Thousands of students will march through London Wednesday in the latest display of anger against the government's austerity measures, with police promising a large presence to prevent any repeat of the violence and rioting seen during the last year.
Some 10,000 people from across Britain are expected to join the demonstration against the Conservative-led coalition government's education policies, the biggest protest since the capital and other English cities suffered four days of rioting in August, the worst urban violence for decades.
Four similar protests by students late last year also led to clashes with police, assaults on public buildings and the Conservative Party headquarters, and almost 400 arrests.
During the most serious disorder, the limousine of heir-to-the-throne Prince Charles was attacked, with the car's windows broken and his wife Camilla poked with a stick.
The students are angry at the government's education plans which they argue amount to privatisation of the system, and are still furious at last year's decision to hike university tuition fees and cut attendance payments for poorer teenagers.
The protests have also taken on a wider agenda to embrace opposition to reform of the welfare state, part of deep austerity measures to help cut a budget deficit which peaked at nearly 11 percent of gross domestic product.
Rising taxes, high inflation and a stagnating economy have hit Britons' confidence and fuelled a sense of discontent with politicians and the financial sector.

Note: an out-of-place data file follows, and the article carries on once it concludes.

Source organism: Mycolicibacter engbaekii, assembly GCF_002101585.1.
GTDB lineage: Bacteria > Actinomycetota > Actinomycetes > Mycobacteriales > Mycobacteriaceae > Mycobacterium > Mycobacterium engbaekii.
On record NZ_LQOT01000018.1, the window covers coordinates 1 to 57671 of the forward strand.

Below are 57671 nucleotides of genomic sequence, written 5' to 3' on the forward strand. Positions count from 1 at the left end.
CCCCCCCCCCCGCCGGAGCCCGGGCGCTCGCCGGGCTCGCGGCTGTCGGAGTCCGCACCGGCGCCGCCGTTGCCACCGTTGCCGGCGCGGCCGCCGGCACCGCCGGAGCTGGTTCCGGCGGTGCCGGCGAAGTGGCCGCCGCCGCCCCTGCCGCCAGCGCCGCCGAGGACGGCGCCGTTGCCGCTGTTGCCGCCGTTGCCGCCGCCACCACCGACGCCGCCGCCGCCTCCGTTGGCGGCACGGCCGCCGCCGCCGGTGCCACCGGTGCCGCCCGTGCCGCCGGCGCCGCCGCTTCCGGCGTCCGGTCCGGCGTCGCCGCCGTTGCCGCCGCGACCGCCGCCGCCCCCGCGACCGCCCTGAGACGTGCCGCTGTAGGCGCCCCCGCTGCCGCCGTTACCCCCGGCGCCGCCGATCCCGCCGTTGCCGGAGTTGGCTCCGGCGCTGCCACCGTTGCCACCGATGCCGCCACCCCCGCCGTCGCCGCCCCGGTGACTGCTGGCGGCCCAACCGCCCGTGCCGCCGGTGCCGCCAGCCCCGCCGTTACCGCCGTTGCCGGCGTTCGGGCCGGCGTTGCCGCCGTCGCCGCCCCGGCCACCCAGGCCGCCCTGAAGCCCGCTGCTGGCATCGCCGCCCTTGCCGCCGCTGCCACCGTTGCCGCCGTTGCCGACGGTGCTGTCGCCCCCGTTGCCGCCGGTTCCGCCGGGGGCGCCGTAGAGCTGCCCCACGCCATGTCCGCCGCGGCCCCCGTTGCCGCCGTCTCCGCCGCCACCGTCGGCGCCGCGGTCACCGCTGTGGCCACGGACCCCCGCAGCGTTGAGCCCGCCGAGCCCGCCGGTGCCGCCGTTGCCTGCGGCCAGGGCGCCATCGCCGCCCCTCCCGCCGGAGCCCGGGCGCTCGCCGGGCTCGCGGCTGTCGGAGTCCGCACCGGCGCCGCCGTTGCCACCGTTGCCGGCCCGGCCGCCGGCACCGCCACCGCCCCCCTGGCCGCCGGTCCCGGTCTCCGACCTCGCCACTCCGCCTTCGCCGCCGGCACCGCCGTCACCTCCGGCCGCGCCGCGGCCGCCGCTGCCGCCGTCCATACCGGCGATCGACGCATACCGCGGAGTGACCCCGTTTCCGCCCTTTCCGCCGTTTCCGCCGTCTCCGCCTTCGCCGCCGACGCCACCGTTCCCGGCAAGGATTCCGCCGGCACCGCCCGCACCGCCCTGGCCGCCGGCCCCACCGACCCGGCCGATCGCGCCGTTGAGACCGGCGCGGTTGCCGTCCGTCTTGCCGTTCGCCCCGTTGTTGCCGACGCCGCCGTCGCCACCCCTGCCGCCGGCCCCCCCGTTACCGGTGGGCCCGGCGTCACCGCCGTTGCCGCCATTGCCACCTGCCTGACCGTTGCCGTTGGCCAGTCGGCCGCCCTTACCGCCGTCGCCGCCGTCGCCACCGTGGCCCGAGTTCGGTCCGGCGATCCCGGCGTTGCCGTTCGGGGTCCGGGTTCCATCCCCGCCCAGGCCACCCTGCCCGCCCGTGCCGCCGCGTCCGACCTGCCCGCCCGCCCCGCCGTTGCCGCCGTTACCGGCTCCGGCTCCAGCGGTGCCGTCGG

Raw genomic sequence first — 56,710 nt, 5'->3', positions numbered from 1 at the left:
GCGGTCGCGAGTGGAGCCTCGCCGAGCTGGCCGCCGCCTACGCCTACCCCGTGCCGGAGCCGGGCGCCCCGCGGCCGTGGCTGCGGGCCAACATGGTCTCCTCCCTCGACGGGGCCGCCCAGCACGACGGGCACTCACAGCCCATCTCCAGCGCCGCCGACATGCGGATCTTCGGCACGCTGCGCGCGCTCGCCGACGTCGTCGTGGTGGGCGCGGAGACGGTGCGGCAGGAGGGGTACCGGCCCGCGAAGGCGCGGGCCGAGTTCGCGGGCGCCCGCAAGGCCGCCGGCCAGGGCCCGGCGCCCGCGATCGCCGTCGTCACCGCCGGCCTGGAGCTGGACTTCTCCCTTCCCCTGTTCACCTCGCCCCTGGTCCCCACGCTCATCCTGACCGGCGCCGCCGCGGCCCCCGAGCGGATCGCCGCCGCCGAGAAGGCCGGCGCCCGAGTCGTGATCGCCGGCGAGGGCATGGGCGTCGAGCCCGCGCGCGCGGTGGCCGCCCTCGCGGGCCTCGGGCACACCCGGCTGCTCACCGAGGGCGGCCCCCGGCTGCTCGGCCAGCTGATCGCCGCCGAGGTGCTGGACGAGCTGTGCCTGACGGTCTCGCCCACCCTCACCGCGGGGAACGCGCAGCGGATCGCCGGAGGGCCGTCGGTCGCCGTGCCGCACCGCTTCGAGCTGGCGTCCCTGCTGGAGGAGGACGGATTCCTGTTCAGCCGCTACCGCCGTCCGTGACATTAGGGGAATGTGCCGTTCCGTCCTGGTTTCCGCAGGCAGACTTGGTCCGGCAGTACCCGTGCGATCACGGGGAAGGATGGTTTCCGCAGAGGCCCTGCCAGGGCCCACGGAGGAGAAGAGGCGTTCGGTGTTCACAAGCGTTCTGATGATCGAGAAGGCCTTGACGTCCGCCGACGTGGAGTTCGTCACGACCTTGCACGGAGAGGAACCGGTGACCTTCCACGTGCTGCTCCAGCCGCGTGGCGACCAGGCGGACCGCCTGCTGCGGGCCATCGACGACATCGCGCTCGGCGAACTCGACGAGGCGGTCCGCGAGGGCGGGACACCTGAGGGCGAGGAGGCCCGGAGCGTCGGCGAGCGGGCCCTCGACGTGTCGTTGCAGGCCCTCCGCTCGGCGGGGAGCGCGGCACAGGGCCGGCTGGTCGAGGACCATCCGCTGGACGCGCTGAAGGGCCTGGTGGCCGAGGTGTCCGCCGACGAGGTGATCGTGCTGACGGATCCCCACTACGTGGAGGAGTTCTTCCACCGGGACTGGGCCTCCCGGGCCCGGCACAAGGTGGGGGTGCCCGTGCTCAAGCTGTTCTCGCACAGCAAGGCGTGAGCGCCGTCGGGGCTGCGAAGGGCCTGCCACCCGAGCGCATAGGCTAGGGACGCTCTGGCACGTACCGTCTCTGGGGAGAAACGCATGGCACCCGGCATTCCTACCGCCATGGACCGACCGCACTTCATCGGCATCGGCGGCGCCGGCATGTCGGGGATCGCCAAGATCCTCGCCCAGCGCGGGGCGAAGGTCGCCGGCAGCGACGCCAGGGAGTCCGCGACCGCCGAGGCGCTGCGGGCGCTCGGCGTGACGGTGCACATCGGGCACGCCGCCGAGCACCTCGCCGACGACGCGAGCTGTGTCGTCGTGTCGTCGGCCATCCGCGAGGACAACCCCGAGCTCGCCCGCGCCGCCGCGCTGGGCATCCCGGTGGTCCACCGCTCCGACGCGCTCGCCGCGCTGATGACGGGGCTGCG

Students could be joined by electricians and taxi drivers who are staging their own protests, and by anti-capitalist protesters who have set up an Occupy camp outside St Paul's Cathedral, inspired by the Occupy Wall Street movement.
The nation's students and others should not be the ones paying for the gambling of the financial sector and the lack of regulation, said Occupy London spokeswoman Laura Taylor.
TEST FOR POLICE
The protest will be the biggest test for London's Metropolitan Police since this summer's riots when it was lambasted by politicians for failing to get a grip on the trouble, only quelled when 16,000 officers flooded the streets.
Last year's student protests also proved a no-win situation, with some criticising senior officers for being too tolerant and demonstrators accusing the police of being heavy-handed and provoking disorder.
What we saw last year was the police antagonising protesters and escalating any form of conflict, said James McAsh, a spokesman for the protest organisers, the National Campaign Against Fees and Cuts (NCAFC).
Anarchist groups have indicated they planned to join the protests and in an indication of how serious the police are taking the risk of trouble, there will be some 4,000 officers on duty, almost double that for an average day.
The march will pass close to the London Stock Exchange and police said measures would be in place to prevent any breakaway groups trying to target it.
An announcement by Simon Pountain, the officer in charge of policing the protest, that police could use baton rounds -- non-lethal rubber bullets -- has ramped up tension.
While Pountain stressed these would only be used only in an extreme emergency, such as to rescue officers from attack, it has provoked scorn and condemnation on social media websites.
The idea of essentially shooting people who are exercising a democratic right to protest against a number of measures which have no democratic mandate is absolutely outrageous, McAsh said.
(Additional reporting by Keith Weir; Editing by Peter Graff)